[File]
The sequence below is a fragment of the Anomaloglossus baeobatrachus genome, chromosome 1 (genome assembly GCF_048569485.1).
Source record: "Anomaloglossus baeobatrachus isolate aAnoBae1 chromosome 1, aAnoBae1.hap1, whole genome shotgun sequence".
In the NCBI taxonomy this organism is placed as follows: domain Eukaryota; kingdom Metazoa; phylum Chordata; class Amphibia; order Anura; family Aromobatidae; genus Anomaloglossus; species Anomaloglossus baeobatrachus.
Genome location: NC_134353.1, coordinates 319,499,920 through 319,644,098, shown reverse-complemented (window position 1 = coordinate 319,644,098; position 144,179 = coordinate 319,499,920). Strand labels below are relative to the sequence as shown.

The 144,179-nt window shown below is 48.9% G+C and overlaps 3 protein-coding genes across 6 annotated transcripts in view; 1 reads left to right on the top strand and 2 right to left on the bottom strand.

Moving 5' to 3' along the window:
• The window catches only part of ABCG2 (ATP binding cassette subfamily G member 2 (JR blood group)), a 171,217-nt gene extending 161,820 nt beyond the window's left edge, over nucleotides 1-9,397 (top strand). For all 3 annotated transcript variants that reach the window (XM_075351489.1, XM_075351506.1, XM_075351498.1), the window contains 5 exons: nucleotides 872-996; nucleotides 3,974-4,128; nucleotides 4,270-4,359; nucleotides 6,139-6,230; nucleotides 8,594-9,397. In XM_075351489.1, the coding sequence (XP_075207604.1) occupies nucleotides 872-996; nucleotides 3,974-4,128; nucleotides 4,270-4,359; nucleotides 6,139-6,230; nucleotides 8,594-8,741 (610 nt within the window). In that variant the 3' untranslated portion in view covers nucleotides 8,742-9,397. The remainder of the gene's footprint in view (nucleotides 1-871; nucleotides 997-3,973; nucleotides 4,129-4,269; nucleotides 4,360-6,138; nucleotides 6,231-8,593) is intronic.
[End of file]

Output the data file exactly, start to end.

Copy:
The sequence below is a fragment of the Anomaloglossus baeobatrachus genome, chromosome 1 (genome assembly GCF_048569485.1).
Source record: "Anomaloglossus baeobatrachus isolate aAnoBae1 chromosome 1, aAnoBae1.hap1, whole genome shotgun sequence".
In the NCBI taxonomy this organism is placed as follows: domain Eukaryota; kingdom Metazoa; phylum Chordata; class Amphibia; order Anura; family Aromobatidae; genus Anomaloglossus; species Anomaloglossus baeobatrachus.
Genome location: NC_134353.1, coordinates 319,499,920 through 319,644,098, shown reverse-complemented (window position 1 = coordinate 319,644,098; position 144,179 = coordinate 319,499,920). Strand labels below are relative to the sequence as shown.

The 144,179-nt window shown below is 48.9% G+C and overlaps 3 protein-coding genes across 6 annotated transcripts in view; 1 reads left to right on the top strand and 2 right to left on the bottom strand.

Moving 5' to 3' along the window:
• The window catches only part of ABCG2 (ATP binding cassette subfamily G member 2 (JR blood group)), a 171,217-nt gene extending 161,820 nt beyond the window's left edge, over nucleotides 1-9,397 (top strand). For all 3 annotated transcript variants that reach the window (XM_075351489.1, XM_075351506.1, XM_075351498.1), the window contains 5 exons: nucleotides 872-996; nucleotides 3,974-4,128; nucleotides 4,270-4,359; nucleotides 6,139-6,230; nucleotides 8,594-9,397. In XM_075351489.1, the coding sequence (XP_075207604.1) occupies nucleotides 872-996; nucleotides 3,974-4,128; nucleotides 4,270-4,359; nucleotides 6,139-6,230; nucleotides 8,594-8,741 (610 nt within the window). In that variant the 3' untranslated portion in view covers nucleotides 8,742-9,397. The remainder of the gene's footprint in view (nucleotides 1-871; nucleotides 997-3,973; nucleotides 4,129-4,269; nucleotides 4,360-6,138; nucleotides 6,231-8,593) is intronic.